Probert “conveniently sought counseling after his arrest, he conveniently started taking shots after his arrest,” Harshbarger continued, adding, “He’s paying lip service.”

Assistant Prosecuting Attorney George Sitler reminded the court that a few months after Probert’s arrest he was brought before the court for soliciting sex from a man who came to his house offering to do yard work.

“It’s obvious why he was chemically castrated ... he did it to stay out of jail,” Sitler said.

Harshbarger and Sitler also asked the judge to run Probert’s sentences consecutively and not concurrently.


Vickers sentenced Probert to one to five years for the seven counts of first-degree sexual abuse; one to five years for the three counts of third-degree sexual assault; 10 to 25 years for the one count of second-degree sexual assault; 15 to 35 years for the one count of first-degree sexual assault; five to 15 years for 21 counts of sexual abuse by a parent, guardian or custodian; 10 to 20 years for three additional counts of sexual abuse by a parent, guardian or custodian; and one to three years for the one count of delivery of a controlled substance.

Vickers ordered that the sentences run concurrently, which dramatically lowered the number of years Probert will spend behind bars. 

He also gave him credit for time served while on home confinement, making Probert eligible for parole in 12 years.

Those in the audience were asked to remain seated while Probert was led away by deputies. A heavy law enforcement presence was visible in the courtroom during the hearing.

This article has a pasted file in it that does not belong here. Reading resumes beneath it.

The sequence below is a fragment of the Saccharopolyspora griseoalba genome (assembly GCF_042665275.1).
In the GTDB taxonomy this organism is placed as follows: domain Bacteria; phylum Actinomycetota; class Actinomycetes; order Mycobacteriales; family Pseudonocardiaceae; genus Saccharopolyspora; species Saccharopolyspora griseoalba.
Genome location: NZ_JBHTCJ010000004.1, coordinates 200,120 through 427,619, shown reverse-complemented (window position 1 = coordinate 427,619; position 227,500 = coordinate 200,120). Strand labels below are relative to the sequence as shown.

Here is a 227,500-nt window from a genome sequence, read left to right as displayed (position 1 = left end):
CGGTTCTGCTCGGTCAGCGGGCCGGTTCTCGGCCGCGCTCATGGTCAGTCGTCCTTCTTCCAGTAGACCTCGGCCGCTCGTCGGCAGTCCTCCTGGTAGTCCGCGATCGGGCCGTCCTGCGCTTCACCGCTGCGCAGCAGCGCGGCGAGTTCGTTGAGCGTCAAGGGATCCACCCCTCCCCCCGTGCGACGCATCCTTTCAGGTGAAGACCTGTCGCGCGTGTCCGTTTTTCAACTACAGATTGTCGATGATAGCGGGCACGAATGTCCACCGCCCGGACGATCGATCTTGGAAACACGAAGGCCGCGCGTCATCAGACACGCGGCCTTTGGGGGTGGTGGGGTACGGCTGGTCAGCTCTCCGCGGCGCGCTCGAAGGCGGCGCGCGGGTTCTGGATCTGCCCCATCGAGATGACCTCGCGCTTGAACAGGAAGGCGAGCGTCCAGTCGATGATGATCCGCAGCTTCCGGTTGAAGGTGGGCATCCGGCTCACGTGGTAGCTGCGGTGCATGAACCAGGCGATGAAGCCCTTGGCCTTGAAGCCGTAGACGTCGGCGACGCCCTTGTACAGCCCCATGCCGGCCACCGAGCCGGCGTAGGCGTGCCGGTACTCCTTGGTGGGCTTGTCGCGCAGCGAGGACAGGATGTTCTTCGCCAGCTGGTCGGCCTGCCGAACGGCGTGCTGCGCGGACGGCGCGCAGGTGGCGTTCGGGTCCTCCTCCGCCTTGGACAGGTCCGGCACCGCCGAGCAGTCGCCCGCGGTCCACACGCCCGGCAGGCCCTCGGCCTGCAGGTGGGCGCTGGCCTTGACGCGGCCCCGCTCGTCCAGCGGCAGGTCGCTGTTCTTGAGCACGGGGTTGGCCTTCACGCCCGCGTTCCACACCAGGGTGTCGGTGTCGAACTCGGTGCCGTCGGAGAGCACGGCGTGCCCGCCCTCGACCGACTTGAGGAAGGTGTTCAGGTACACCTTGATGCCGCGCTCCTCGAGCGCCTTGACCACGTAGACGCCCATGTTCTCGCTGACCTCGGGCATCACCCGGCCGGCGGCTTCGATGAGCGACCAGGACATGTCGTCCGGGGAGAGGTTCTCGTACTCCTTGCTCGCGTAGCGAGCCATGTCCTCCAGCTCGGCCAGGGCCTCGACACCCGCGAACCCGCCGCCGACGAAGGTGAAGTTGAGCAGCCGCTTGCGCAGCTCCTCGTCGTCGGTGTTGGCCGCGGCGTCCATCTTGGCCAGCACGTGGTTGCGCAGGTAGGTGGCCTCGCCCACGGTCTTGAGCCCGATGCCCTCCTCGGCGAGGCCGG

Westminster  Presbyterian Pastor Jonathan Rockness was one of many individuals who remained in the courtroom after the hearing.

As pastor of the church where Probert served as a youth volunteer, Rockness conducted an internal investigation in 2013 when he learned of possible abuse, then contacted Sgt. Clemons with information that was uncovered.

“Frankly, I believe this sentence is absurd,” Rockness said. “This is a man that spent his entire adult life abusing young boys, many of whom were the children of family friends, others of whom were assigned to have him as a father-figure because they had already been neglected or abused. He has pleaded guilty to 37 counts, yet the sentence is equivalent to what would be given to just one count. A serial child-rapist has now been sentenced as if he only violated the law one time. It is mystifying.”

“As a Christian, however, I am reminded that I too have not received the sentence I deserve,” Rockness continued. “Because of my own sin I deserve death, and yet through Jesus taking my sentence I have been given eternal life instead. Westminster Church will move forward thankful for the mercy we have been given and confident that justice ultimately belongs to the Lord. We will also continue to assist any survivors as best we can.”

— Contact Samantha Perry at